You get the gist of it. I fell in love, in a completely new and fascinating and exciting and unconditional way, forever. As this was my first child, though, I also encountered a super steep learning curve when it came to determining what felt like the best way to feed, nurse, dress, diaper, sleep, and otherwise care for my wiggling, glorious, tiny babe. I’d looked to the writings and research of Sally Fallon before, when employed as a medical assistant and nutrition consultant at a medical practice in south Asheville and found that everything she had to say completely resonated with me.
A few months ago, Fallon, alongside Dr. Thomas Cowan, published a book on caring for babies and children. Now all of the health and dietary recommendations I’d been applying to myself for the past few years has a companion for kiddos. I’m so smitten with this book. Whether you’re looking for dietary, medical, or dental suggestions, it’s all here.
I’d like to share my enthusiasm over The Nourishing Traditions Book of Baby and Child Care by giving away a copy of the book to one small measure reader. To enter the giveaway, simply leave a comment stating a natural parenting practice you currently employ or intend to someday employ. If you don’t have children but know someone that might appreciate the book, feel free to enter; simply leave a comment about a childhood memory of baby or child care you recall experiencing personally.
I’ll run the giveaway for one week, concluding next Thursday, May 16th, at midnight EST. This giveaway is open to residents of North America only. In your comment, please be sure to leave a means of contacting you should you be the winner, via either a link back to your own website or blog, or by including your email address in your comment.
While I in no way feel that life without children in it is in any way lacking, I can only speak for myself when I say that adding Huxley to the mix has enlightened (and challenged!) me in ways I’d never have imagined. I regularly tell soon-to-be-parents friends of mine that parenthood is the hardest work I’ve ever done, with the biggest payoff. I adore being Huxley’s mom and can’t wait to see where our journey together takes us.
There are friends, and then there are capital F friends. You know what I’m talking about. There are the friends you run into occasionally around town, when you’re reaching for the same wedge of cheddar at the cheese counter at Whole Foods (it could happen), that you chat up and catch up with briefly and think kind thoughts towards. And then there are the friends who email you that they picked a ginormous cache of morels mushrooms off their parents nearby property and offer to bring them over for dinner. Faryn and Eli are those kind of friends. There are friends that help you move from one location to another, and then there are friends that help you move morels from your fork to your face. True blue, forever and ever friends. Those kind. That’s them.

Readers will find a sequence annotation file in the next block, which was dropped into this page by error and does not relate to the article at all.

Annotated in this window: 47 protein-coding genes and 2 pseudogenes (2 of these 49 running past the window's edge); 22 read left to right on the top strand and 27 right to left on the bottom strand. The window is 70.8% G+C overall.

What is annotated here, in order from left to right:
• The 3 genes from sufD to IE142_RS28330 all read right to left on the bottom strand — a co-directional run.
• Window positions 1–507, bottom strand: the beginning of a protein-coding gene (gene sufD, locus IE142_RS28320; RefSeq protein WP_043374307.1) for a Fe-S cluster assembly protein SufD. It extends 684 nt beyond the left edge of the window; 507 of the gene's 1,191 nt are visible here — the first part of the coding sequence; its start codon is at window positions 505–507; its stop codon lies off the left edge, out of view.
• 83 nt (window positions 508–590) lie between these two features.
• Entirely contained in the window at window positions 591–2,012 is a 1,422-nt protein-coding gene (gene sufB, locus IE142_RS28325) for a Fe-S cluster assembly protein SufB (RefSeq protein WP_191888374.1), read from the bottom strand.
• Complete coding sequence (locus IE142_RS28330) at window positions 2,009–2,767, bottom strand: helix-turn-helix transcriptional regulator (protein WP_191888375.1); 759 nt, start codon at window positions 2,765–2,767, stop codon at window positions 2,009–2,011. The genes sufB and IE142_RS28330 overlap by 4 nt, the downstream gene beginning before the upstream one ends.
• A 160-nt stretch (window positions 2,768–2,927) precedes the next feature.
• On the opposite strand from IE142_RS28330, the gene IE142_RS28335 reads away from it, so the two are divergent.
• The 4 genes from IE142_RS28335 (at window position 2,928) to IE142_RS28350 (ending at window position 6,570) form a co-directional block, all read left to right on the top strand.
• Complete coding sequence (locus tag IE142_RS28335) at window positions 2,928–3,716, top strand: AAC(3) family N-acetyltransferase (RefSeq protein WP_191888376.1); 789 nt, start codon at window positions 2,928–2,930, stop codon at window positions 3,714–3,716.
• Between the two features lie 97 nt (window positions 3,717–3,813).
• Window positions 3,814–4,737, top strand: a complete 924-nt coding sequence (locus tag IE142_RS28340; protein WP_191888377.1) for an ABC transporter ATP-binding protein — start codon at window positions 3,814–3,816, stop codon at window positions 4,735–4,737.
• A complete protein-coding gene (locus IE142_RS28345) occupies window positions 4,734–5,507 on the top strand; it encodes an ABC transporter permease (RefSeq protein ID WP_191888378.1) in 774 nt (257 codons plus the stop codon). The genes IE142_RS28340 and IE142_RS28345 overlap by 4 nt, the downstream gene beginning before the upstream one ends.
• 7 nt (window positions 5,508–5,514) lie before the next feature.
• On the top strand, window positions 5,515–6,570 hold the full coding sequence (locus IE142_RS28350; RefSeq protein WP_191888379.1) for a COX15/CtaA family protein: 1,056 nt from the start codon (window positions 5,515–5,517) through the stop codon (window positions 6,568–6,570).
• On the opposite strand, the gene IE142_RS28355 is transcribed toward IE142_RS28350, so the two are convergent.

A week ago today, our buddies came over with their almost 4 year-old son, some awesome 6-packs of beer, and a beautiful blue paper bag filled with morels the size of your entire hand. Have mercy. Glenn decided they’d be best showcased á la fried chicken, which was perhaps the most excellent decision he has ever made, at least in matters of fungi, that is. He served them alongside mountain trout topped with homemade watercress pesto and sorghum-sweetened mashed potatoes topped with a fried sage leaf. For dessert, I stewed some rhubarb with fresh-squeezed orange juice, maple sugar, and a vanilla bean, and then served the whole pink mess atop vanilla ice cream. Groan worthy, that meal was. Good friends, indeed.
Chicken-Fried Morel Mushrooms
You Will Need:
-Morel mushrooms, in any amount you have the immensely good fortune of encountering
-One egg, beaten
-1-2 teaspoons smokey paprika
-Pinch of garlic powder
-Pinch of salt
-Freshly ground black pepper
-Lard or peanut oil, for frying
1) If the morels are big, slice them in half lengthwise. There are different schools of thought about cleaning them, but we usually wash them in cold water and let them dry off on a dish towel.
2) Once they are dry, dip each mushroom in the beaten egg, then dredge in a bowl containing the mixed dry ingredients.
3) Fry the mushrooms in a heavy pan with at least a quarter inch of oil. Cook on medium heat (make sure there is a sizzle) for a couple minutes then flip them over and cook for a couple more minutes until they are a nice golden brown-light mahogany color all around.
4) Drain for a few minutes on a wire rack and sprinkle with a little extra salt if you like. Serve and enjoy.
It’s that time of the season, folks. Time for the rain to pummel, and the wind to blow, and the tender, green stalks of asparagus to do their glorious thing. This is the dawning of the Age of Asparagus. Oh yes I did.